As a student entering my 5th year at Laurier this September—which, I might add, is a respectable way to postpone the real world while being productive learning and exploring other valuable opportunities.
I started at Laurier in 2005 as a Global Studies and Political Science double major. After PO110 I quickly decided politics was not the discipline for me (kudos to those of you who can work out rational choice theory and legislative policies), so I switched to economics as my second major.
The point here is not to say that anyone else should do their degree as I did—quite the opposite actually, if you can manage to plan a bit more than I did you will save yourself and administration many, many headaches. The point is that you can make your degree your own, tailored to what you want to do. You can choose what you get out of the academic part of your university experience, so take risks, explore another option, take a term off, pursue other opportunities, etc. Whatever you do, don’t be restricted by what you think you can or can’t do. Utilize the available resources, ask questions, knock on doors, and be persistent until it’s annoying to determine your options. There are always options. (I feel compelled to note here that the staff I dealt with in my administrative war were quite pleasant, it was protocol holding them back which was overcome through various petitions and letters. Ninja trick: you can petition anything.)
By exploring my options, I discovered economics was the perfect outlet for my desire to make a difference in the world—a passion fuelled by the development theory and global issues I examined in Global Studies. I plan to pursue post graduate education in Economics, and you can bet my research will be focused on development economics, in which I will have an advantage from my global studies background. While there were times the two disciplines butted heads, more often than not I found they worked well together in seeking solutions to various global issues. Two economics courses in particular were valuable in tying together what I was learning in both fields: environmental economics (EC238) and development economics (EC203). Both topics have been reapplied in the various volunteer opportunities I have dabbled in, proving time and again that my choices were tailoring my degree precisely how it would maximize my interest (and my academic A.D.D).
I did my GSE when I spent a (superbly incredible) term in Amsterdam. After searching online via charity directories and good ol’ Google for something of interest, I applied and began working for an organization called the Commission for Migrant Filipino Workers (CMFW). It focused on providing support and resources to the community of undocumented workers in Holland, as well as placing a strong emphasis on conducting primary research on the issue to present to government. Academically speaking, the position banked mainly on my global studies background, but it turned out that the statistics background I had through economics was extremely valuable in aiding and understanding the research component. In terms of my main responsibilities, I was in charge of fundraising and content development for an international conference we were putting on. The applicable skills were either transferred from previous volunteer experience or developed as I went (nothing like diving in head first to learn something).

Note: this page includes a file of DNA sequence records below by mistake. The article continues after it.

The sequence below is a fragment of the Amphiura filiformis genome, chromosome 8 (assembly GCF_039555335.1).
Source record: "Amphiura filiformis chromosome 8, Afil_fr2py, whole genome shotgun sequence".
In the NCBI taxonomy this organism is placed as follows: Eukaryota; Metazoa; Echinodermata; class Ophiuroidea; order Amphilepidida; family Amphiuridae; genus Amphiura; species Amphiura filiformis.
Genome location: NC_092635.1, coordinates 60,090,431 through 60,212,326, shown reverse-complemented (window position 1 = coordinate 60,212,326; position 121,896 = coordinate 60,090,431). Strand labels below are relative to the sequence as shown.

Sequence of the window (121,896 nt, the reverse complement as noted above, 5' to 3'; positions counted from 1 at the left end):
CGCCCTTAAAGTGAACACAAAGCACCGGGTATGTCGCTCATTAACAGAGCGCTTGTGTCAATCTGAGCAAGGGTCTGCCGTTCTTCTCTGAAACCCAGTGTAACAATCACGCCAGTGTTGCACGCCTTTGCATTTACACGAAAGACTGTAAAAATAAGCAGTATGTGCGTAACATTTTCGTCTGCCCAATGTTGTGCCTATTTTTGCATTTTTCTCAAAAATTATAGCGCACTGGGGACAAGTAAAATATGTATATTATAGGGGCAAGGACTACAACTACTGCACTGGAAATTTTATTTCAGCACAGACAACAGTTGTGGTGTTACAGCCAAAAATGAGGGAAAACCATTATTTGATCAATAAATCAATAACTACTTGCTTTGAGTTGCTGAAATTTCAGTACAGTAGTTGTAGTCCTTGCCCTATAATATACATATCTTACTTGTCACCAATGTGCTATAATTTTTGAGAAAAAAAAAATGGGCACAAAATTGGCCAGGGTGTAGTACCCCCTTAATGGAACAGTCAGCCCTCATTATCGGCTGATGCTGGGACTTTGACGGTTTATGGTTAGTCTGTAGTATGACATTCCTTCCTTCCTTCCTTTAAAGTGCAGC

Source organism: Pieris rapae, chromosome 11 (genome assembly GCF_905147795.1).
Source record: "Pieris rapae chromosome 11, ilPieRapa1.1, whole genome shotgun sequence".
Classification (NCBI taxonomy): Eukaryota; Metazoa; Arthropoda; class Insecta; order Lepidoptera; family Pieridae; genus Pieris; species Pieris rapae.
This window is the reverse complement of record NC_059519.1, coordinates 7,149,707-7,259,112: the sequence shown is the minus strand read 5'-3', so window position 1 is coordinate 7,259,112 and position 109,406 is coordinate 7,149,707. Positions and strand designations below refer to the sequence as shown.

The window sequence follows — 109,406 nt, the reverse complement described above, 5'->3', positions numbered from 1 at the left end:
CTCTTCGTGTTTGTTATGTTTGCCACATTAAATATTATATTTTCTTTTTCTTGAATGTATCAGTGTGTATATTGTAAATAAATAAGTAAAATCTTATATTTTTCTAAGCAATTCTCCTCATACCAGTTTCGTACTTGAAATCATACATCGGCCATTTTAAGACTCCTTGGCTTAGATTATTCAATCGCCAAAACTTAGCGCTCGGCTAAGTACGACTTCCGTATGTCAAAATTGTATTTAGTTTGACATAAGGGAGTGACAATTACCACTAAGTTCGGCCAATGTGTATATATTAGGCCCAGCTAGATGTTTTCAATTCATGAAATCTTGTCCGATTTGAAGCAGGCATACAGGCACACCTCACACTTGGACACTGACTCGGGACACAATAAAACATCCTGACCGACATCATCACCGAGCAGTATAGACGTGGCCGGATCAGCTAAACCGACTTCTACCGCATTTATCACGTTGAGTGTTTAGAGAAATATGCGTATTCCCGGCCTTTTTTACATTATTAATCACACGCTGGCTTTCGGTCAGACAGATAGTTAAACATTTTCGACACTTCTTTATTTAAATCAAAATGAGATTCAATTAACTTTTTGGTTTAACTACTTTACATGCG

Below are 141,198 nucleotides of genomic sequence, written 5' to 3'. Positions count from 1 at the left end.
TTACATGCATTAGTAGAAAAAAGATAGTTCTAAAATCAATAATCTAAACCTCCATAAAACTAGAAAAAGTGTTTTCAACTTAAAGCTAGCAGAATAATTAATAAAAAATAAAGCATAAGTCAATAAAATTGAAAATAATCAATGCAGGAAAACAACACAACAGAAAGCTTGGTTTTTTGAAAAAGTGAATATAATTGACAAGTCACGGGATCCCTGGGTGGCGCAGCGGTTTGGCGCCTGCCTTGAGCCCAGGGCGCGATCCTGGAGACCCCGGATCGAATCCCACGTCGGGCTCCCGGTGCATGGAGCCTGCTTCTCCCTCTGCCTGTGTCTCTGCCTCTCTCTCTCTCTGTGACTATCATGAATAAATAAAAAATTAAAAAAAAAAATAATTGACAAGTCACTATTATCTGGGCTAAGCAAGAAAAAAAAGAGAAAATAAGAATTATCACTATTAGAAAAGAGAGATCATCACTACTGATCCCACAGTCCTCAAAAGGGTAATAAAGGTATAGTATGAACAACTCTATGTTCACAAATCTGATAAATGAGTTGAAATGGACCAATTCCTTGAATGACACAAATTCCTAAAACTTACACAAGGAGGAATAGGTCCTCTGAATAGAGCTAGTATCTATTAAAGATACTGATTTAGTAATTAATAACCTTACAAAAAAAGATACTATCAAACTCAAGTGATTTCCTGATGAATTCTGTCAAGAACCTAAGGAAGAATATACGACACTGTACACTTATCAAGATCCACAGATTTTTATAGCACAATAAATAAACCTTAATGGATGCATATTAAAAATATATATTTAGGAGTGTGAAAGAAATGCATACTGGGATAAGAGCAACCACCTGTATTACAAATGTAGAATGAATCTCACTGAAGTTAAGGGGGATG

The awareness and experience I gained about the workings of an NGO through my GSE, enhanced by the follow-up course (GS399), greatly helped me in my next endeavour. Originally inspired by GS327, ecotourism, (and later affirmed by GG255k, a geography course on ecotourism and EC238), I co-founded www.TheGreenRocket.com, an online resource with material on environmental issues. The idea is to help bridge the gap between those interested in the environmental movement, and those already established in it. Some of our pillar academic-based articles are based on bringing important economic and statistical rationale to public eye, as well as to encourage members of the green movement to consider the social impact of climate change in terms of vulnerability—two focuses I’ve taken from exactly what I’ve learned in school.
Another opportunity yielded from having rounded out my degree to the two fields came recently in my pursuit of some post-graduate prospects. After networking with a woman for my own non-profit venture, I discovered she was one of the lead staff for the National Competitiveness Program in Guatemala. The organization works on economic development in Guatemala, with her role being to research the human/social impact of the proposed economic development projects. The organization pretty much embraces what I want to do as a career, so naturally I started picking her brain with vehemence comparable to that of a hungry cat on that soft, nasty smelling canned food. With some back and forth communication, she and her boss decided my academic background was a perfect combination of what the organization embodied and offered me an internship position. After quelling my excitement to a level I could function again, I discovered the program I’ll be working for is a World Bank project focusing on rural development—economically speaking, but using local communities as the foundation. Perfect.
Ultimately, knowing and utilizing the resources and options available was, for me, the first step to maximizing my academic experience and making my degree my own. It allowed me to examine countless options and seize many opportunities, and as soon as I get over my fear of real world responsibilities and apply to graduate, I will be left with an Honours Joint Degree in Global Studies and Economics and a French minor that extends to experience far beyond the books.